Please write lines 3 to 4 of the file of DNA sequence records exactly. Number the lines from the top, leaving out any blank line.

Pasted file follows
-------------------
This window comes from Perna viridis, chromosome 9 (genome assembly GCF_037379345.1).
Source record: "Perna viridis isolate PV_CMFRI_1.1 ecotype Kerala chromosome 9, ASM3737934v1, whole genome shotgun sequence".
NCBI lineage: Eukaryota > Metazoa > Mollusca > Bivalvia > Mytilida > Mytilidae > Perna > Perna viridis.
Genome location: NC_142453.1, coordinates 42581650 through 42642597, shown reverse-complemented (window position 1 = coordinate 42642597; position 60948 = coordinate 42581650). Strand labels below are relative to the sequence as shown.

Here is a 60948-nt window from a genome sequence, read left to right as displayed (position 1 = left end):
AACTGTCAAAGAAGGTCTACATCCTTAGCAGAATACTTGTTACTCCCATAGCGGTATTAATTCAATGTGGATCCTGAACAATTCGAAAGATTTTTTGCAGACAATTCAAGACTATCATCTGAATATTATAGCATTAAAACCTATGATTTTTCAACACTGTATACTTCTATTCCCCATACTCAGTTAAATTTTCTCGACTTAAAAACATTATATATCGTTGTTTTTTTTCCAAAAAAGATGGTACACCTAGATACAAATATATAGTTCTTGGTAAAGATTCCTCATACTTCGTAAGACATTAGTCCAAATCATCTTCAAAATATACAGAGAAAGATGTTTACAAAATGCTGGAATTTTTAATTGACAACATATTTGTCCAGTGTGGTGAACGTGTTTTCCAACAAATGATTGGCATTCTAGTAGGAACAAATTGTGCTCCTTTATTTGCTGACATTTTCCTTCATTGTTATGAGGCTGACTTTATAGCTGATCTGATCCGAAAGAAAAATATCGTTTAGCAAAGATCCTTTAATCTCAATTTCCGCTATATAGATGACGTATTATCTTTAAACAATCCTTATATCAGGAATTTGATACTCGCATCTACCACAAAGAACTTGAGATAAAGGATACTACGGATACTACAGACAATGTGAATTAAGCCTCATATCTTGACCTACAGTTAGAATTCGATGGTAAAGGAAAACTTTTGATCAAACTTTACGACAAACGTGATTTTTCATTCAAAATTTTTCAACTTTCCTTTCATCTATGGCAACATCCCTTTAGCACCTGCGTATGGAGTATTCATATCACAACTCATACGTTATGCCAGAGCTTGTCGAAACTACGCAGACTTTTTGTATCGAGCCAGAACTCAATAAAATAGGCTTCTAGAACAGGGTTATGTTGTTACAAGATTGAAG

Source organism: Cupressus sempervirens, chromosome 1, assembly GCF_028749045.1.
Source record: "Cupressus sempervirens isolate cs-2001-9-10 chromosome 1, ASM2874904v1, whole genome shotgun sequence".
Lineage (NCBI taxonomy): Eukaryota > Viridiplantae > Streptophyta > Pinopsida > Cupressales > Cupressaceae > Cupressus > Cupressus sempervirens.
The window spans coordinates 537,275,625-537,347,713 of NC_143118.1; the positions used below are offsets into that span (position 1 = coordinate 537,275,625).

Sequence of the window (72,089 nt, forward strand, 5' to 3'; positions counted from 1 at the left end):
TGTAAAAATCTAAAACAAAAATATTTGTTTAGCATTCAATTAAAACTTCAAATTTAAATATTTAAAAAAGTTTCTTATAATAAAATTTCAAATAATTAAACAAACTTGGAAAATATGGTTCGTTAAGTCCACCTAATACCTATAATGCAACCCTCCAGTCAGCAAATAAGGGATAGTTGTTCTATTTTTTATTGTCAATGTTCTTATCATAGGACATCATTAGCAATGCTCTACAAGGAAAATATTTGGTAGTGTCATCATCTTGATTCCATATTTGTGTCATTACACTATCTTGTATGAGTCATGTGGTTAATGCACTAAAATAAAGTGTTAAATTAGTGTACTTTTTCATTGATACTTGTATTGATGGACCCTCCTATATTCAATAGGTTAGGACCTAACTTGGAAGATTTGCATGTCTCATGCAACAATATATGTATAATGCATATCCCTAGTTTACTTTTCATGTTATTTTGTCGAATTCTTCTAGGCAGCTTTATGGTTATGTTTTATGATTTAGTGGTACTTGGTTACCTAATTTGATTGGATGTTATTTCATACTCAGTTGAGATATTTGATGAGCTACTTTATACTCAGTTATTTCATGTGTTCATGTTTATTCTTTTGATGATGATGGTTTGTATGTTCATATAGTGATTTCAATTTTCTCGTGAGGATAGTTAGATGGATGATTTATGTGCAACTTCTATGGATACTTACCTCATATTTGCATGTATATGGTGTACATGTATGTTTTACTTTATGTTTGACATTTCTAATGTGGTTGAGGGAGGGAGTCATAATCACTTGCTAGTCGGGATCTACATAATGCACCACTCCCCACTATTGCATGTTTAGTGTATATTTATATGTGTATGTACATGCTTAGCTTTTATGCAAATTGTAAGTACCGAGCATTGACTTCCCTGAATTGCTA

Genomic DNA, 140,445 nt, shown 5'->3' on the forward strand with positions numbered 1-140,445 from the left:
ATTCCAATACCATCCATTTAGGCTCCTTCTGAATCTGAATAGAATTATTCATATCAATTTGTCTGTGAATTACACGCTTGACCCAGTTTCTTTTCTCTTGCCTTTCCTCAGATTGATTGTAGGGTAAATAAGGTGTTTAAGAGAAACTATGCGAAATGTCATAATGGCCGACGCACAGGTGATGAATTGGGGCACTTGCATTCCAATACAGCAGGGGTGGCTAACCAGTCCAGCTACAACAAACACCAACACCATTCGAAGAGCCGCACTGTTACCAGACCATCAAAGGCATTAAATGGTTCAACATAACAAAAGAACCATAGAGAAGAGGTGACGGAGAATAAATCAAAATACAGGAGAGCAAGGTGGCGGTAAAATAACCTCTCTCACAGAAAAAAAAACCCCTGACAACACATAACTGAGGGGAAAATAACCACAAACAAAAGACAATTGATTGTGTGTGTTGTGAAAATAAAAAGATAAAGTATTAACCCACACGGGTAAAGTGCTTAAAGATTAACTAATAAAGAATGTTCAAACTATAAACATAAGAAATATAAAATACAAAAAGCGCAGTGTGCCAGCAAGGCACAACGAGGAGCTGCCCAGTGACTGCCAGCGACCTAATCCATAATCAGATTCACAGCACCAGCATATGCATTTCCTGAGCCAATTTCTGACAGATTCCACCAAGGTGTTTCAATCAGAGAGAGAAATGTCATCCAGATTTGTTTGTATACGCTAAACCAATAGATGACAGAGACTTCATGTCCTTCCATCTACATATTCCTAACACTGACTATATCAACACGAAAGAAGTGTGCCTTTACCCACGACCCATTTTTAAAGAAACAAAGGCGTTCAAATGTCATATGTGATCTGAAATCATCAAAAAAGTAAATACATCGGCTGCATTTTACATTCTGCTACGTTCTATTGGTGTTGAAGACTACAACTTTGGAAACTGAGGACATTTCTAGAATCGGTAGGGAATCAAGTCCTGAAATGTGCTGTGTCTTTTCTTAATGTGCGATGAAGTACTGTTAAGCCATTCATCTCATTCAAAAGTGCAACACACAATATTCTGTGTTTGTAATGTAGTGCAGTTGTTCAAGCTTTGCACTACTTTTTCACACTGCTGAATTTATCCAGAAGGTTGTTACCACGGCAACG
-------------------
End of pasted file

NCBI lineage: Eukaryota > Metazoa > Mollusca > Bivalvia > Mytilida > Mytilidae > Perna > Perna viridis.
Genome location: NC_142453.1, coordinates 42581650 through 42642597, shown reverse-complemented (window position 1 = coordinate 42642597; position 60948 = coordinate 42581650). Strand labels below are relative to the sequence as shown.